The An-2 was designed by Oleg Antonov as an agricultural aircraft. It first flew in 1947 with production starting in 1949, during the next ten years over 5,000 aircraft were built in the Soviet Union. While crop-spraying was the original intention for this aircraft, later it was employed as paratroop transport, glider tug, navigation trainer, air ambulance and utility transport. Between 1960 and 1989 the Polish PZL company at Mielec produced an additional 11,650 An-2’s most of which were delivered to the Soviet Union. No other aircraft in history has been in continuous production for so many years without and significant changes. It is also largest single-engine biplane ever produced. The An-2R is ideally suited for remote operations It is equipped with large batteries so that the aircraft does not need a ground power unit to supply power. An onboard pump enables the fuel tanks to be filled from drums. It can land on any reasonable surface, fitted with leading edge wing slats that deploy at below 40 mph (64 km/h) it cannot stall.
|Left to right: An-2R (LZ-1408) starting up at the start of the day. The 1,300 litre glass fibre-reinforced epoxy-resin tank. The farm workers prepare the feriliser for pumping into the aircraft.|
|Left to right: Cleaning out the tank and piping with water after the lime spraying operation has been completed. Refuelling the An-2 is done stright from a drum of fuel using the aircraft's onboard pump. Preparations at the start of the day.|
PZL Mielec (Antonov) An-2R (LZ-1408 c/n 1G187-17), it was registered to Air Mizia in 1994.
|Left to right: PZL Mielec (Antonov) An-2R (LZ-1408 c/n 1G187-17) over the vast fields outside Pleven in north-western Bulgaria.|
|Left to right: An-2R (LZ-1408).|
|Left to right: An-2R (LZ-1408) over the greenhouse at Levski.|
|Left to right: An-2R (LZ-1408).|
|Left to right: An-2R (LZ-1408).
Inside the greenhouse at Levski after it has been coated in lime to protect the cucumbers and tomatoes from the harsh Bulgarian summer sun.
|Over the village of Levski.|
|Left to right: PZL Mielec (Antonov) An-2R (LZ-1409 c/n 1G202-17) arriving at Levski at the end of the day.|
|Left to right: PZL Mielec (Antonov) An-2R (LZ-1410 c/n 1G191-60) was registered to Air Mizia in 1997, seen at Grivitsa airfield.
PZL Mielec (Antonov) An-2R (LZ-1406 c/n 1G169-11) was registered to Air Mizia in 1994, seen at Grivitsa airfield.
PZL Mielec (Antonov) An-2R (LZ-1409 c/n 1G202-17) was registered to Air Mizia in 1997, seen at Levski airstrip.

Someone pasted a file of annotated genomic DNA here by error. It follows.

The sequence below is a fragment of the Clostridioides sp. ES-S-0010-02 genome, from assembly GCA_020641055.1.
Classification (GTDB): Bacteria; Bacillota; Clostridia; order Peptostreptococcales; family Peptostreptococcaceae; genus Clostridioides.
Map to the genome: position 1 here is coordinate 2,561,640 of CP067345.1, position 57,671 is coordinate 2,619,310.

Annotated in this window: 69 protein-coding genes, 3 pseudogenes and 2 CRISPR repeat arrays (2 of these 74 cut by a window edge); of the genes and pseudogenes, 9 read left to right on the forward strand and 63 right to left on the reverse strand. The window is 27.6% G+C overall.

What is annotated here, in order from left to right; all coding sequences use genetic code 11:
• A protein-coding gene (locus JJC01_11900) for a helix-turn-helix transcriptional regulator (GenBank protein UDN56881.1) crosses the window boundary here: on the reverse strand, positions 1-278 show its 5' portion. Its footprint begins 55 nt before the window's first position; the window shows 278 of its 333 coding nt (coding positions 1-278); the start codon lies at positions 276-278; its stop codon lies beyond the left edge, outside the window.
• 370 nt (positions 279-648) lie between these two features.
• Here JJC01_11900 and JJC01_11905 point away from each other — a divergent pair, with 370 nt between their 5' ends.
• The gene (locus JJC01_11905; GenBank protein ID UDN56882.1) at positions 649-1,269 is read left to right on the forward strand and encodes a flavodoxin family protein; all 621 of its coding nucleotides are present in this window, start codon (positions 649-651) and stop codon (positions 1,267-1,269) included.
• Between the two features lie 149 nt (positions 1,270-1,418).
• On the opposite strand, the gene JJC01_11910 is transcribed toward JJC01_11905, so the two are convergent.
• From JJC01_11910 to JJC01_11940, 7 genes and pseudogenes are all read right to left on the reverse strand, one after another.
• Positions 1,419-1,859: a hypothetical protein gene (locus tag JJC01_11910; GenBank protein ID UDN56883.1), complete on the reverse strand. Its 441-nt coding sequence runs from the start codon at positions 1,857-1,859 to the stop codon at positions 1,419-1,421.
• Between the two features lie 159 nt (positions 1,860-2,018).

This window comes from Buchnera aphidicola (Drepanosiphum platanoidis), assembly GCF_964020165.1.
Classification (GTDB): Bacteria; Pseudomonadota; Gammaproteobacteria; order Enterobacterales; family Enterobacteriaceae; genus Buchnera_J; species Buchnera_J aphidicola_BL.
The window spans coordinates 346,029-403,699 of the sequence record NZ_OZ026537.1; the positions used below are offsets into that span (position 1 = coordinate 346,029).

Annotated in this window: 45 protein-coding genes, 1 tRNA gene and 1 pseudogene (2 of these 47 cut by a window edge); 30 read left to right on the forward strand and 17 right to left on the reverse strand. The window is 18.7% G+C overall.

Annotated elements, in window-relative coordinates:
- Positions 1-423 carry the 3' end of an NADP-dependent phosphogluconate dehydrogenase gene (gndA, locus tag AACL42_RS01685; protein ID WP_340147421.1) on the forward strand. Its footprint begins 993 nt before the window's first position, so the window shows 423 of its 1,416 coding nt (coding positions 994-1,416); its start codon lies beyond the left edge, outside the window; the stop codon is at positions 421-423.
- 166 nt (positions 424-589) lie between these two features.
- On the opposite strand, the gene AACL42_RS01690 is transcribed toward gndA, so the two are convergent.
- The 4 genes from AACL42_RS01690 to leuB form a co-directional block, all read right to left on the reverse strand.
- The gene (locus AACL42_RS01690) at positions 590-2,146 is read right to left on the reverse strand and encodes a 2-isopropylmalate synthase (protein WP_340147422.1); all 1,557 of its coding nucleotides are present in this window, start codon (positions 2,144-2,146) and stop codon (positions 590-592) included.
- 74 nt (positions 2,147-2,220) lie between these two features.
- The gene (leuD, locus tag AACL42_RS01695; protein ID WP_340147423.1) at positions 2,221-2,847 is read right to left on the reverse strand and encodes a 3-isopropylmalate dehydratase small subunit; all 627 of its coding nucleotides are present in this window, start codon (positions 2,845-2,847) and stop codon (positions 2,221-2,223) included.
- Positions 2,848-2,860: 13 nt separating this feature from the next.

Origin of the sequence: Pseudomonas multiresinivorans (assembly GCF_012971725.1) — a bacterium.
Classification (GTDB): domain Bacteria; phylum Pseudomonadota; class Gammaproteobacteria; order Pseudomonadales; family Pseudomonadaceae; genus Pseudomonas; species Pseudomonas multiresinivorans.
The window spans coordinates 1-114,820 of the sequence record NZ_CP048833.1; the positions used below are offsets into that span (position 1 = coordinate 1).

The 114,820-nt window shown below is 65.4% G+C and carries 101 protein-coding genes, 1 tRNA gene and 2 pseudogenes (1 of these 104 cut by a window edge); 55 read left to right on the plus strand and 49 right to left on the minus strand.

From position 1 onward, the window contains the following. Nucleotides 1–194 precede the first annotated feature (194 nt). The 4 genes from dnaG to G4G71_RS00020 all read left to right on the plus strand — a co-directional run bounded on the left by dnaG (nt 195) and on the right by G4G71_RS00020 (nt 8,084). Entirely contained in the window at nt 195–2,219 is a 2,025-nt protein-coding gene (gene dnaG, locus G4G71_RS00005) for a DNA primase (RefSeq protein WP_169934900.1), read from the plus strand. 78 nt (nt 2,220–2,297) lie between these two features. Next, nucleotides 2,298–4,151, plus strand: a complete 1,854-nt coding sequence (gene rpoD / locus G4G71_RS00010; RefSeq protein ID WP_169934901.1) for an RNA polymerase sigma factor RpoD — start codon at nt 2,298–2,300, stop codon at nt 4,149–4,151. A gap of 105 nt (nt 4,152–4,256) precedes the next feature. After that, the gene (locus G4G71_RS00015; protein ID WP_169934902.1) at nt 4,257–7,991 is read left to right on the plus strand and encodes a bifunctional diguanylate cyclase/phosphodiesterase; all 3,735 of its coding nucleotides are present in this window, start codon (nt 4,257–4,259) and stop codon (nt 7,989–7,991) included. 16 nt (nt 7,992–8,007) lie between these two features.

PZL Mielec (Antonov) An-2R (LZ-1408 c/n 1G187-17) was registered to Air Mizia in 1994, seen at Levski airstrip.
After a number of phone calls made to some very good Bulgarian contacts we were given the details of the day’s operations. Initially those involved on the day were reluctant to be photographed, I suppose they were a little suspicious of our intentions. As the sun came up the ground and aircrew warmed up also. We were told that we could climb on top of a large water tank situated next to the greenhouse complex, entry to which required a security pass. As soon as we ascended the spiral staircase and with minimal time to prepare our camera equipment the An-2 was flying towards us, pulling up at the last second after each run. At this elevated position I was using a 70-200mm lens. As soon as the last images were taken a light spray covered us and our equipment which we hastily covered up.
With more than enough exciting head-on images captured we made our way back to the small grass airstrip for my flight (more on that later) and to establish where the next farm to be sprayed was located. This time the aircraft’s tank was filled with fertiliser rather than lime. The farm manager took us down a rough track to the field to be treated. Not unlike the Alfred Hitchcock film ‘North by North West’, we positioned ourselves in the path of the large but very manoeuvrable crop-sprayer, keen to get the best shots. Here I was using a 300mm lens the heat haze tended to spoil the longer range shots. We later moved around to other locations to get this very exciting collection of images.